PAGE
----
If you don't succeed, try and try again. Unless you are a surgeon. But this is all about to change, using nothing but pixels and data. Touch Surgery's cofounders, Dr. Jean Nehme and Dr. Andre Chow, are young surgeons who taught themselves how to code. Now, they're on a mission to transform medicine – by digitalizing it.
Intuitive Surgical's da Vinci Surgical Systems are computer-assisted systems that help surgeons perform minimally invasive surgery by controlling the device sitting at a console. With the help of this system, human error during surgeries can be minimized. Since the surgeries are minimally invasive in nature, the device helps reduce surgical complications and makes the post-operative recovery process simpler and quicker. The advantages associated with minimally invasive surgery are likely to lure more patients to opt for such procedures over traditional open surgery. Additionally, we expect the ease and benefits to surgeons to drive demand for these devices.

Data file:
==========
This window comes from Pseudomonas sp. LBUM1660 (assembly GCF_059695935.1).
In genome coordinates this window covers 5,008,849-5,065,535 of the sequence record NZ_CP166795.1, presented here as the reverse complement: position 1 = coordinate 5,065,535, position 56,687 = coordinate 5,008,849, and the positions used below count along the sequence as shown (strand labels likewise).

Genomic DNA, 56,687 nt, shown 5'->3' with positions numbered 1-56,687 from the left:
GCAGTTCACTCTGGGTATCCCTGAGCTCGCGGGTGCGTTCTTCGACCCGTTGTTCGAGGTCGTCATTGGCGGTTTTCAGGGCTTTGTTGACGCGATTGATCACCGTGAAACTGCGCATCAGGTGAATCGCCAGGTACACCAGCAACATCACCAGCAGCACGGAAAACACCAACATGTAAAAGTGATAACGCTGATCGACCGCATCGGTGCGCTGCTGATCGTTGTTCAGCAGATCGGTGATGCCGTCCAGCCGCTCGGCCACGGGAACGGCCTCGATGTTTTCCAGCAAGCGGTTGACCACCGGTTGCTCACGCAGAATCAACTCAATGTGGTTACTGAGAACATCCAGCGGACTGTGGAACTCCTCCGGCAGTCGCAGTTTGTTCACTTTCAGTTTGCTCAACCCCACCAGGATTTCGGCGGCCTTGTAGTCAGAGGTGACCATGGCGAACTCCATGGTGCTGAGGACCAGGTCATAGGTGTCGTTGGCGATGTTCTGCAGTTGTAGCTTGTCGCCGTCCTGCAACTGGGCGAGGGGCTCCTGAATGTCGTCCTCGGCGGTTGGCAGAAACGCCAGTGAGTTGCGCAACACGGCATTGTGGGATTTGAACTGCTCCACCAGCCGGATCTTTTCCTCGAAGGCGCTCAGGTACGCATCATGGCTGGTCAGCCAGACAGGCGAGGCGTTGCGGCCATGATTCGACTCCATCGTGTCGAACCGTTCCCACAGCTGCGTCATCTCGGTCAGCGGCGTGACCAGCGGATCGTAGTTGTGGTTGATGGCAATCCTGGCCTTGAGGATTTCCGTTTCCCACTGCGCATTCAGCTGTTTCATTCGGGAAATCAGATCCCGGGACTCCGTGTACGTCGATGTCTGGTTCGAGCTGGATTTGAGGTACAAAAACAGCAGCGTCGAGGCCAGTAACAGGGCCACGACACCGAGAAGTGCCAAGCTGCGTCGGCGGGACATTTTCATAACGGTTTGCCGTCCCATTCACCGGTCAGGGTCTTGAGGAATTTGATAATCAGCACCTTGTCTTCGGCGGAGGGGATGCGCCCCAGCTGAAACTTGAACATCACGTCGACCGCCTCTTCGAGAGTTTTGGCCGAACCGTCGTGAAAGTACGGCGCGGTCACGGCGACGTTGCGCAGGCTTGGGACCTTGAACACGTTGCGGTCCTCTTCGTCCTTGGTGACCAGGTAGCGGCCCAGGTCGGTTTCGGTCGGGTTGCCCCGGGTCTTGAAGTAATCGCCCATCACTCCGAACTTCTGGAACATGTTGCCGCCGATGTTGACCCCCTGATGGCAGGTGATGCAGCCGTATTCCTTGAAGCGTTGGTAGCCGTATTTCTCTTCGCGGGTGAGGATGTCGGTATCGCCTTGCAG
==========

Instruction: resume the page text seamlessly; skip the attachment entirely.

Dr. Sudhir Srivastava, a global expert in robot-assisted cardiac surgery, noticed a problem in his field. The global surgical robotics market is booming, set to reach $12.6 billion by 2025, according a recent Research and Markets report. The Da Vinci Surgical System alone has been used to treat more than three million patients. But like everything else in healthcare, access is hardly well-distributed. Wealthy patients get robot-wielding surgeons, poor patients do not.
Intuitive Surgical (ISRG) started with a very simple plan. That is, to make surgery less invasive with surgical robots. For laypeople in 1995, the concept was science fiction. At the time, researchers at the Stanford Research Institute had been kicking around the idea for years. That's because the U.S. Army had hired them in the late '80s to make remote battlefield surgery feasible.